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How a calculation of previous month in golang can break production

Grzegorz Kotlarz
💻 Software Engineer☁️ Cloud Computing Enthusiast🎙️ AjTiTi [PL]

Illustration from “A Journey With Go”, created by Renee French.

In one of the applications that I'm working on, I have to calculate what is a previous month of a given date. It seems easy, isn't it? Golang provides the time package which has a method: AddDate.

I'm quite fresh in Go, previously I was working with C#, Python and (for some time) TypeScript. Every one of these languages has also some methods to calculate time. Let's see how they work.

C# .NET 5:

``````using System;

public class Program
{
public static void Main()
{
var endOfMay = new DateTime(2021, 05, 31, 12, 00, 00);
Console.WriteLine("End of May: {0}", endOfMay);
Console.WriteLine("End of April: {0}", endOfApril);
Console.WriteLine("End of June: {0}", enfOfJune);
}
}
``````

Output:

``````End of May: 05/31/2021 12:00:00
End of April: 04/30/2021 12:00:00
End of June: 06/30/2021 12:00:00
``````

Looks good 👍

Python 3.9

Here I will use dateutil.relativedelta:

``````import datetime
from dateutil.relativedelta import relativedelta

end_of_may = datetime.datetime(2021, 5, 31, 12, 0, 0, 0)
end_of_april = end_of_may + relativedelta(months=-1)
end_of_june = end_of_may + relativedelta(months=1)
print(f'End Of May: {end_of_may}')
print(f'End Of April: {end_of_april}')
print(f'End of June: {end_of_june}')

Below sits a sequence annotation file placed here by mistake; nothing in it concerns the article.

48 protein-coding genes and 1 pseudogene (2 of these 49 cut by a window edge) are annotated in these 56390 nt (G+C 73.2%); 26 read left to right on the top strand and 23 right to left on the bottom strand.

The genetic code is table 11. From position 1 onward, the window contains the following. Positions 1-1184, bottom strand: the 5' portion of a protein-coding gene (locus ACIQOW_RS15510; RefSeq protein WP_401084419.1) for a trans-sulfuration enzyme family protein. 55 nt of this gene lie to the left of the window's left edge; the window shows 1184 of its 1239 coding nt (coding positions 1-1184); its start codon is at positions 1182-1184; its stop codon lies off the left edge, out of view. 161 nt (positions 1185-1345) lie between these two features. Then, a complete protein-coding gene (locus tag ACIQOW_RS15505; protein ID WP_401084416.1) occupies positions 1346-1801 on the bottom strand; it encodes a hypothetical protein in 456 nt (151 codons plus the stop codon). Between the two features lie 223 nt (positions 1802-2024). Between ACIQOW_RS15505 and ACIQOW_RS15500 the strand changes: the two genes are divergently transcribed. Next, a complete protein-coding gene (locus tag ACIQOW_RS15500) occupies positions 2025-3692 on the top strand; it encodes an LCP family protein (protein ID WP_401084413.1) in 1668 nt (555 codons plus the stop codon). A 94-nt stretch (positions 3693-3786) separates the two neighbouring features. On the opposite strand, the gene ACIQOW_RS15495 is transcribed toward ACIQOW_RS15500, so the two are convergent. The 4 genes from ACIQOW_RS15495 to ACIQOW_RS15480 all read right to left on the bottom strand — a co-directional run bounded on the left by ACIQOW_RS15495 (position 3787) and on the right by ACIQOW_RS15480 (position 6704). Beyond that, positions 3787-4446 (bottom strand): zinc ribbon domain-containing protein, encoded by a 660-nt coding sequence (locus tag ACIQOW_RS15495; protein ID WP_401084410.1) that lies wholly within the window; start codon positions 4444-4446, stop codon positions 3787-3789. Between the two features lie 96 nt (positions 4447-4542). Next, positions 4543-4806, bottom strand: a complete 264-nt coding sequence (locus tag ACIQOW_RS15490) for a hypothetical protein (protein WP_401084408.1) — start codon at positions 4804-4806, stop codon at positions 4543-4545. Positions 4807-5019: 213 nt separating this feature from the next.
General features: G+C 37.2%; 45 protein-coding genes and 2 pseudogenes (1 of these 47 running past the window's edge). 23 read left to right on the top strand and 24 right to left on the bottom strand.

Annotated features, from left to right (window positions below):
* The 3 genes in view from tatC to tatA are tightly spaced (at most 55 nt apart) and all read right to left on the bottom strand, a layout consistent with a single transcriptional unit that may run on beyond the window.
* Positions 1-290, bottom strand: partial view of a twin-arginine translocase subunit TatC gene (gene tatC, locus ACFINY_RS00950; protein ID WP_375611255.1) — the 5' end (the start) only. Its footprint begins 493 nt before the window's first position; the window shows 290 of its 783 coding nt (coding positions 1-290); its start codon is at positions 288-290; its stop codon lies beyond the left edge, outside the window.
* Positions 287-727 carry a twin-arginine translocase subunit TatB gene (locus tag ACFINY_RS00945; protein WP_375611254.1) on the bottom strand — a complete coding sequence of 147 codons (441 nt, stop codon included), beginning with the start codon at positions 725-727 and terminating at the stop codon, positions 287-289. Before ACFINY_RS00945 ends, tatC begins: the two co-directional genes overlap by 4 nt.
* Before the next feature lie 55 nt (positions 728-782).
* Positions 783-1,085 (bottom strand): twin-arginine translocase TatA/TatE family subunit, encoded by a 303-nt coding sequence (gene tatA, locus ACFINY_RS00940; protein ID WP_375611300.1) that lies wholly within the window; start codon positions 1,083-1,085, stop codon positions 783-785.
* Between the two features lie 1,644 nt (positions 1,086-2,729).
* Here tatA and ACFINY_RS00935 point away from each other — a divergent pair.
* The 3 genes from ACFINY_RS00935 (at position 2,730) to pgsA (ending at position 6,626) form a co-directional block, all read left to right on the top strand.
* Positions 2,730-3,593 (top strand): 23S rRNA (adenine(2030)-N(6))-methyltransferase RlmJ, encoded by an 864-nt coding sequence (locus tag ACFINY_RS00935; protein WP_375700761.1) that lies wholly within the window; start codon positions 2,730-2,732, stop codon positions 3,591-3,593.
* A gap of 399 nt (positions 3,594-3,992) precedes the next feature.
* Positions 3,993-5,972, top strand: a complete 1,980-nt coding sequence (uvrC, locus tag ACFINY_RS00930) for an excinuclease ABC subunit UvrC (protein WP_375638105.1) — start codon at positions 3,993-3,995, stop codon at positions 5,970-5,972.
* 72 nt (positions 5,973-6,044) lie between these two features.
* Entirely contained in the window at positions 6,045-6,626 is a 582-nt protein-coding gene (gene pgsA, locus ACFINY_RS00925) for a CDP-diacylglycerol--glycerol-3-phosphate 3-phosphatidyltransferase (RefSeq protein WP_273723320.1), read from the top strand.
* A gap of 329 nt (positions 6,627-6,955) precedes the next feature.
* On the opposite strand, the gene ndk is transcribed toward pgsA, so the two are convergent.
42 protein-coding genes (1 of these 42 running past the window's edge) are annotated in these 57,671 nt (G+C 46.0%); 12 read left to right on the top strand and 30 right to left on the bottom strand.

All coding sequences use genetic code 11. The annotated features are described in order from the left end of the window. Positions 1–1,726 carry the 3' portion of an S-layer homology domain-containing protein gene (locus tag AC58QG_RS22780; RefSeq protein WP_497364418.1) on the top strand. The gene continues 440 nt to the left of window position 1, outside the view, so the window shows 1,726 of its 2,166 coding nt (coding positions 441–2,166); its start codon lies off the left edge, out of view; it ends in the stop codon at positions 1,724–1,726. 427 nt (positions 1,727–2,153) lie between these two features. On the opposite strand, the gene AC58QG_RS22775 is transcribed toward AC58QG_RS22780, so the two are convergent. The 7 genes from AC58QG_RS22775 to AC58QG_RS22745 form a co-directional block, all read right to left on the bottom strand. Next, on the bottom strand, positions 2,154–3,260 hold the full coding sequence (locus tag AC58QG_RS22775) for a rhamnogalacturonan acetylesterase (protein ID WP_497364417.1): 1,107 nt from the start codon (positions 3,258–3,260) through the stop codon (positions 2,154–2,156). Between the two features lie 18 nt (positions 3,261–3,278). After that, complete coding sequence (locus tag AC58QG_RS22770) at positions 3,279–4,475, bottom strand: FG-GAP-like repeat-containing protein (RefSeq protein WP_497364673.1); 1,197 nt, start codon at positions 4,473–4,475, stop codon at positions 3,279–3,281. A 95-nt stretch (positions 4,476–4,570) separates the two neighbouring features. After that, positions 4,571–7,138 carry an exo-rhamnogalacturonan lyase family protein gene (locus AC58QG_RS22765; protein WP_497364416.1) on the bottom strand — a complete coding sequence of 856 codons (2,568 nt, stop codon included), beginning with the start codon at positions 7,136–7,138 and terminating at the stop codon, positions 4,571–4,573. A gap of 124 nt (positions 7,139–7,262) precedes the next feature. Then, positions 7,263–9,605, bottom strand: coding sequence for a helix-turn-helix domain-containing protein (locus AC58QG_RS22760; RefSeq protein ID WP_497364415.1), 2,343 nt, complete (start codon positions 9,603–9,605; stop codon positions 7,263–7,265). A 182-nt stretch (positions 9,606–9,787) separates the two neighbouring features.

``````

Let's see logs:

``````End Of May: 2021-05-31 12:00:00
End Of April: 2021-04-30 12:00:00
End of June: 2021-06-30 12:00:00
``````

Exactly what I was looking for 👌

Go

Now, the code which broke my service:

``````package main

import (
"fmt"
"time"
)

func main() {
endOfMay := time.Date(2021, 5, 31, 12, 00, 00, 00, time.UTC)
fmt.Printf("End of May: %s\n", endOfMay)
fmt.Printf("End of April: %s\n", endOfApril)
fmt.Printf("End of June: %s\n", endOfJune)
}
``````

And the output:

``````End of May: 2021-05-31 12:00:00 +0000 UTC
End of April: 2021-05-01 12:00:00 +0000 UTC
End of June: 2021-07-01 12:00:00 +0000 UTC
``````

🤔 🤔 🤔
Something is wrong...
... and exactly that happened on production on 31 May 2021 in my project. This piece of code broke production. Funny, because it was broken just for one day. And in the next few days, until the end of July, it will work fine again.

This behavior of the `AddDate` was totally unexpected for me. I wanted to blame Go for doing it, but... I can only blame myself 😅 because in documentation of AddDate method we can find:

AddDate normalizes its result in the same way that Date does, so, for example, adding one month to October 31 yields December 1, the normalized form for November 31.

Not what I was expecting from my experience with Python and C# 🤷‍♂️ But, documented. So - my fault 😕

Takeaways

In the end, 3 takeaways for you and myself from the future:

1. Reading documentation can be useful 😄
2. Write tests for edge cases.
3. Handling dates in the programming world is a tough job.

Postscriptum - TypeScript

TypeScript is doing the same thing as Go.

``````const endOfMay: Date = new Date(2021, 4, 31, 12, 0, 0, 0); // months are starting from 0 here 🤦